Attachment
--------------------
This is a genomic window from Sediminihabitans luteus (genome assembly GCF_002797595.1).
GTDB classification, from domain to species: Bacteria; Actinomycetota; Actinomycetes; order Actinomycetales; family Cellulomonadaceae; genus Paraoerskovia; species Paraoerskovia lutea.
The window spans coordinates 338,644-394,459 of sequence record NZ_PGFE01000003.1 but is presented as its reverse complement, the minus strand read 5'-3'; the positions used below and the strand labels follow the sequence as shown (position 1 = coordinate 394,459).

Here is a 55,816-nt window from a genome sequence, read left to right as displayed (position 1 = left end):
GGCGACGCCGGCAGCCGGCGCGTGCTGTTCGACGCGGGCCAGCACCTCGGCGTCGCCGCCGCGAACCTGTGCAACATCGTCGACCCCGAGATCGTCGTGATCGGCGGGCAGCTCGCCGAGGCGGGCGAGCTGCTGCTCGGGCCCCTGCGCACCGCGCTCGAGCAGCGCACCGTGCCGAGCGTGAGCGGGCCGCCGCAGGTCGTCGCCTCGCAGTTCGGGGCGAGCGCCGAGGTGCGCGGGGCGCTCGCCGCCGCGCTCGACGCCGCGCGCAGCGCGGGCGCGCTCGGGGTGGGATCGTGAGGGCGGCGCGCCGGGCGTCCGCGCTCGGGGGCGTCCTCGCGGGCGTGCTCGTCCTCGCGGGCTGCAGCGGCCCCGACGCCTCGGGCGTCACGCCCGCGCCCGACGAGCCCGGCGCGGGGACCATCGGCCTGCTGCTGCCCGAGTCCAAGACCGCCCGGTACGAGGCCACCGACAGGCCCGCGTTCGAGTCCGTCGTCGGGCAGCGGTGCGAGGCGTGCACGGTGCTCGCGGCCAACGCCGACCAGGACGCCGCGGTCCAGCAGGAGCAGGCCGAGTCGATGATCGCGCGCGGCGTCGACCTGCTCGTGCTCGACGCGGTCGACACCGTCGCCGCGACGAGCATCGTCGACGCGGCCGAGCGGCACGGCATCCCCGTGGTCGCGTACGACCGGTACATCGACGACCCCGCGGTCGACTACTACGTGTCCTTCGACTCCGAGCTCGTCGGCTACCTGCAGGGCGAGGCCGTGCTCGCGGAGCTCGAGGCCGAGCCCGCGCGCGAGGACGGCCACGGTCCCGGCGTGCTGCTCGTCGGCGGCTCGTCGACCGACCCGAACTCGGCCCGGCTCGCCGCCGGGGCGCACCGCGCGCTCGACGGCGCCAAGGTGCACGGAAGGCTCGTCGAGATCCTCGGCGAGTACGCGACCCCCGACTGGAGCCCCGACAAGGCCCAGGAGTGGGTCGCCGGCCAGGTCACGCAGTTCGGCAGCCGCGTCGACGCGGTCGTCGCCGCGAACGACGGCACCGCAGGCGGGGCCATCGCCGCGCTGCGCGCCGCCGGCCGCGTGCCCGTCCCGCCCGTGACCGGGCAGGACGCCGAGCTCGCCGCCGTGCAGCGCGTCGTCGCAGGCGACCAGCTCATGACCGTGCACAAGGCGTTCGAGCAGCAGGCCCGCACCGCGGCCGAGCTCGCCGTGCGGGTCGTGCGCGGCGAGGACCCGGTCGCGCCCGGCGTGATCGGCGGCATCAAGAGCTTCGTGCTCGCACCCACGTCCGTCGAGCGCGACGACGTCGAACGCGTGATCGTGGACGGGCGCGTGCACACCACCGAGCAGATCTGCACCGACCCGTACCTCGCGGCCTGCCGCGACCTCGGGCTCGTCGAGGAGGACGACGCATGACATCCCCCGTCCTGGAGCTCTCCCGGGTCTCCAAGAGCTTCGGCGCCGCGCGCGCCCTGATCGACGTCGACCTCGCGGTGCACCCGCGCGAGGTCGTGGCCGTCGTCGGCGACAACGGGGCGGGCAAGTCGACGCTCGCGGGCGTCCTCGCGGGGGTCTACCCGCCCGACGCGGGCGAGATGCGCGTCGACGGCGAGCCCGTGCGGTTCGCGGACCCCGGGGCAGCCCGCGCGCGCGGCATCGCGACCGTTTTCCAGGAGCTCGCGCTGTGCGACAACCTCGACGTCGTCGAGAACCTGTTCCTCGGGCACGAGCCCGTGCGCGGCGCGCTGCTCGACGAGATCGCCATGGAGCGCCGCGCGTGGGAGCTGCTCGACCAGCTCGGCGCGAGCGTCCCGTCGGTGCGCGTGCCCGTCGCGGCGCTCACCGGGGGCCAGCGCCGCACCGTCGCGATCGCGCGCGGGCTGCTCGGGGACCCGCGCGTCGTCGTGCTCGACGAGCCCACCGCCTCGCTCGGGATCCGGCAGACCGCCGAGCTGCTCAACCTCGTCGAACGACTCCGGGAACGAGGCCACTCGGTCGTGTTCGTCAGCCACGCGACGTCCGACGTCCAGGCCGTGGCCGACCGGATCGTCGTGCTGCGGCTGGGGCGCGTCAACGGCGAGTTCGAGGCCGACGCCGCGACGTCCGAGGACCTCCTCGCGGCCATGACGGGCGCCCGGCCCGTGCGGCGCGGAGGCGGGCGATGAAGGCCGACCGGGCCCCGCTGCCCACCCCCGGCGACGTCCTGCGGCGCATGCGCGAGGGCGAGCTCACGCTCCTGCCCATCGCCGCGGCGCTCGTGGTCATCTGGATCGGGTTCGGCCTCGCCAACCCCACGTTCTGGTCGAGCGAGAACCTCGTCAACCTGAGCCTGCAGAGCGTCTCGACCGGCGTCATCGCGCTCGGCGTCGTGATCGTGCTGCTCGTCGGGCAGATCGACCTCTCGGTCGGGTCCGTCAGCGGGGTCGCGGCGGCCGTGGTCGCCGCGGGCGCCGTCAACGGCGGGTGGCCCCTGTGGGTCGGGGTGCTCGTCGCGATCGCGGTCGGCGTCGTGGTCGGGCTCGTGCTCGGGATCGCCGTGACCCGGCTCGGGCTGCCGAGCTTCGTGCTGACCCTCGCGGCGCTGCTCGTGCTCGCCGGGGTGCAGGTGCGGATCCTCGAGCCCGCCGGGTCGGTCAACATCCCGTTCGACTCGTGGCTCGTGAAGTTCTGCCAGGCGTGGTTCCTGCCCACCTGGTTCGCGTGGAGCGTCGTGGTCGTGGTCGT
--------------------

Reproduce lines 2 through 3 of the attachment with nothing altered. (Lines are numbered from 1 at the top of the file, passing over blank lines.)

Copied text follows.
GTDB classification, from domain to species: Bacteria; Actinomycetota; Actinomycetes; order Actinomycetales; family Cellulomonadaceae; genus Paraoerskovia; species Paraoerskovia lutea.
The window spans coordinates 338,644-394,459 of sequence record NZ_PGFE01000003.1 but is presented as its reverse complement, the minus strand read 5'-3'; the positions used below and the strand labels follow the sequence as shown (position 1 = coordinate 394,459).